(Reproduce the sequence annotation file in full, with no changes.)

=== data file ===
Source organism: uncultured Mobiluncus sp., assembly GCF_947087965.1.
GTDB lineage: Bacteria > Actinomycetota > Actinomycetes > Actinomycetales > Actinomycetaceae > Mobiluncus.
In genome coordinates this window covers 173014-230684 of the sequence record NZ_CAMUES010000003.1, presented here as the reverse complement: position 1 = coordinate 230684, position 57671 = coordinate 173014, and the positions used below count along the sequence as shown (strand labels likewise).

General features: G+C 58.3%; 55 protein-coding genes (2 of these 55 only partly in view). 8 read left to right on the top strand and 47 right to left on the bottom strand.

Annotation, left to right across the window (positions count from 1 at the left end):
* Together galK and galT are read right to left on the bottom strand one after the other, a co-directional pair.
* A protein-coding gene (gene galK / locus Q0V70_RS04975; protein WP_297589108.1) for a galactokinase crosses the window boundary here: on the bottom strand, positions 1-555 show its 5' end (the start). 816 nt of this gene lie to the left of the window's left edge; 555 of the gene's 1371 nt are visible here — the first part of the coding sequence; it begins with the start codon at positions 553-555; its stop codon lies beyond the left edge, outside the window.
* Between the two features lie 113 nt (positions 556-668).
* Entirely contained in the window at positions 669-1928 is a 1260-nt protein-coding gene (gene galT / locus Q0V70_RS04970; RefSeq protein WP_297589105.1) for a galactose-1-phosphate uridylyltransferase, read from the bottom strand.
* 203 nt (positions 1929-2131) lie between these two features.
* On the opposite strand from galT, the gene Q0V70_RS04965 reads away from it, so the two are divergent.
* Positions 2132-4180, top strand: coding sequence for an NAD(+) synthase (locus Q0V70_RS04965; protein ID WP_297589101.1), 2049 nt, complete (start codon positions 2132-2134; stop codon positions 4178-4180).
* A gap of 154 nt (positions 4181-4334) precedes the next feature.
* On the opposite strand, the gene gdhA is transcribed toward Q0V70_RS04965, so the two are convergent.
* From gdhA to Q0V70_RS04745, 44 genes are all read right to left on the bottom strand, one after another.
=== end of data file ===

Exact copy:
Source organism: uncultured Mobiluncus sp., assembly GCF_947087965.1.
GTDB lineage: Bacteria > Actinomycetota > Actinomycetes > Actinomycetales > Actinomycetaceae > Mobiluncus.
In genome coordinates this window covers 173014-230684 of the sequence record NZ_CAMUES010000003.1, presented here as the reverse complement: position 1 = coordinate 230684, position 57671 = coordinate 173014, and the positions used below count along the sequence as shown (strand labels likewise).

General features: G+C 58.3%; 55 protein-coding genes (2 of these 55 only partly in view). 8 read left to right on the top strand and 47 right to left on the bottom strand.

Annotation, left to right across the window (positions count from 1 at the left end):
* Together galK and galT are read right to left on the bottom strand one after the other, a co-directional pair.
* A protein-coding gene (gene galK / locus Q0V70_RS04975; protein WP_297589108.1) for a galactokinase crosses the window boundary here: on the bottom strand, positions 1-555 show its 5' end (the start). 816 nt of this gene lie to the left of the window's left edge; 555 of the gene's 1371 nt are visible here — the first part of the coding sequence; it begins with the start codon at positions 553-555; its stop codon lies beyond the left edge, outside the window.
* Between the two features lie 113 nt (positions 556-668).
* Entirely contained in the window at positions 669-1928 is a 1260-nt protein-coding gene (gene galT / locus Q0V70_RS04970; RefSeq protein WP_297589105.1) for a galactose-1-phosphate uridylyltransferase, read from the bottom strand.
* 203 nt (positions 1929-2131) lie between these two features.
* On the opposite strand from galT, the gene Q0V70_RS04965 reads away from it, so the two are divergent.
* Positions 2132-4180, top strand: coding sequence for an NAD(+) synthase (locus Q0V70_RS04965; protein ID WP_297589101.1), 2049 nt, complete (start codon positions 2132-2134; stop codon positions 4178-4180).
* A gap of 154 nt (positions 4181-4334) precedes the next feature.
* On the opposite strand, the gene gdhA is transcribed toward Q0V70_RS04965, so the two are convergent.
* From gdhA to Q0V70_RS04745, 44 genes are all read right to left on the bottom strand, one after another.